Trip Report: Mount Rushmore & the Black Hills
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The next two days hanging out in the Black Hills we continued marking items off of our bucket list which included seeing Mount Rushmore!
Being from Louisiana, I never really thought that I would make it out West to see Mount Rushmore – it just seemed like something that people only do in the movies. We first arrived at Mount Rushmore National Memorial, which is free for all guests to visit, and paid the $10 fee to the parking garage. On the day we visited, the elevator was out of service, so we had to drive to the top level – so if you need to use the elevator, try driving to the top floor because the steps would be too hard to navigate with someone with mobility issues.
We spent about two hours at Mount Rushmore. We started with taking the audio tour of the monument, this cost $5 per audio tour. I highly suggest taking the audio tour because it is not only an enjoyable learning experience, but you will be able to enjoy the beauty of Mount Rushmore.
The tour has 29 stops, but we only took it to stop 18 because that is where the ramps stops and stairs started. We didn’t feel like we missed out too many sites because we continued to listen to the audio tour on our way back to return the devices. We did, however, skip out on the Sculptor’s Studio & Bookstore, and the Compressor House.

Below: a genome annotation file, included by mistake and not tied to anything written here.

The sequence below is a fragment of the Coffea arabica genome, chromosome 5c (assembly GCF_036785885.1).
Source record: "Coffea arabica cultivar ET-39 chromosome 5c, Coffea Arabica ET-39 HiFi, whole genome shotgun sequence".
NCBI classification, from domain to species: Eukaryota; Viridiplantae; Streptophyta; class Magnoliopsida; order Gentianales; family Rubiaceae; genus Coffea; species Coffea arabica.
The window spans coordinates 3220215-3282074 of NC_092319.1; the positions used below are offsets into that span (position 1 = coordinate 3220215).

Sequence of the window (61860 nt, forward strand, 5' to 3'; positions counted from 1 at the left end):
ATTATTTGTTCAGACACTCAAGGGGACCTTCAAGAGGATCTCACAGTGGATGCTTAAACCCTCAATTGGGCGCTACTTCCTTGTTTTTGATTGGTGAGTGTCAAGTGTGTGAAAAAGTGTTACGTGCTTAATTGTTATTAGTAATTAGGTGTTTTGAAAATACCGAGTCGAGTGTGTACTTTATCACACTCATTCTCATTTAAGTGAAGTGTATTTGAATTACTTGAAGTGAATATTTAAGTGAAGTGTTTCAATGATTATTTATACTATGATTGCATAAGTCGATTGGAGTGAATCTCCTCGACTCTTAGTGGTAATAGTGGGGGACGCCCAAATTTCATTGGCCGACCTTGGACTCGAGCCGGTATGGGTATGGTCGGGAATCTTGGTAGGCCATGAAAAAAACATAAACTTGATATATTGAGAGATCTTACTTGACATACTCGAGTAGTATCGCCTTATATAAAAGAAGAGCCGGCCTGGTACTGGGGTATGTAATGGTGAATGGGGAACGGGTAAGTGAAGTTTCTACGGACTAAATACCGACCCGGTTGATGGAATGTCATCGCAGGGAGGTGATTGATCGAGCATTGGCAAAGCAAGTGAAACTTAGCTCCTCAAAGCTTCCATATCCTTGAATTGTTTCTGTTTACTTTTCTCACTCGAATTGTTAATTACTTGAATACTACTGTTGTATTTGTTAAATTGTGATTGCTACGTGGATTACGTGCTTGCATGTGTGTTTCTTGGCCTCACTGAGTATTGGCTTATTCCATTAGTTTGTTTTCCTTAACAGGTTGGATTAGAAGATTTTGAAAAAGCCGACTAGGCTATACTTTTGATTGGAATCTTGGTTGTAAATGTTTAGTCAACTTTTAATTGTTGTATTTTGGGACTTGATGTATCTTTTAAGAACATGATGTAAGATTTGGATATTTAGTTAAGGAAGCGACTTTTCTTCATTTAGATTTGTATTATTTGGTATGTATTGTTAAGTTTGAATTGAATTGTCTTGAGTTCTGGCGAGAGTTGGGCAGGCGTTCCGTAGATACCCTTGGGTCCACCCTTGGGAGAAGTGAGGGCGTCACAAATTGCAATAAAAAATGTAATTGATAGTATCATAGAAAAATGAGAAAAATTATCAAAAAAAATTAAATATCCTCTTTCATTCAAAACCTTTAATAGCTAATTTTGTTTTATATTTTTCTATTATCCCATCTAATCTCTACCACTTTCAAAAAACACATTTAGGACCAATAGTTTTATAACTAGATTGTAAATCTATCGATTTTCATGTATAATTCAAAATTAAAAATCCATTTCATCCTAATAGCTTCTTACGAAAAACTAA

Seeing the carvings of George Washington, Thomas Jefferson, Theodore Roosevelt, and Abraham Lincoln was quite overwhelming. It is awe-inspiring to think that Americans used their blood, sweat, and tears to chisel these famous faces for over 14 years.
After taking in all the history, we purchased three scoops of Thomas Jefferson’s famous original recipe from 1780. I’m not sure if it was the long trek or the beautiful scenery, but this was the most delicious vanilla ice cream I had ever tasted!
Wind Cave National Park
Bidding goodbye to Mount Rushmore, we made our way to Wind Cave National Park and had a private tour. While driving to Wind Cave, we got our first glimpse of Bison! After snapping a few pictures, we showed up for our 2 pm tour. Luckily, there are many tours to chose from, and if you have any accessibility issues, call ahead pre-arrange an accessible tour.
During this visit, we were paired with an excellent park ranger that gave us all the necessary attention and information we needed to enjoy our limited time in the park.
After stopping in the bookstore, we purchased our coveted “Find Your Park” T-shirts from the National Park Service’s 100-year celebration.oveted “Find Your Park” T-shirts from the National Park Service’s 100-year celebration.
Once we wrapped up at WindCave, we celebrated Oktoberfest with 1880 Train Company. This tour included many different seasonal beers to taste, a tasty German-style dinner, and lots of entertainment. Before the trip, we started with a social hour in Hill City where we were able to sample the first beer of the evening, enjoy some music and popcorn. We then boarded the train where the booze was free flowing, and the food was quickly coming. The slow-moving train traveled at the perfect speed to spot wildlife and enjoy the sunset. After a quick break in Keystone (to allow passengers to use the restroom as there are none on board), we headed back to Hill City to call it an end of the day.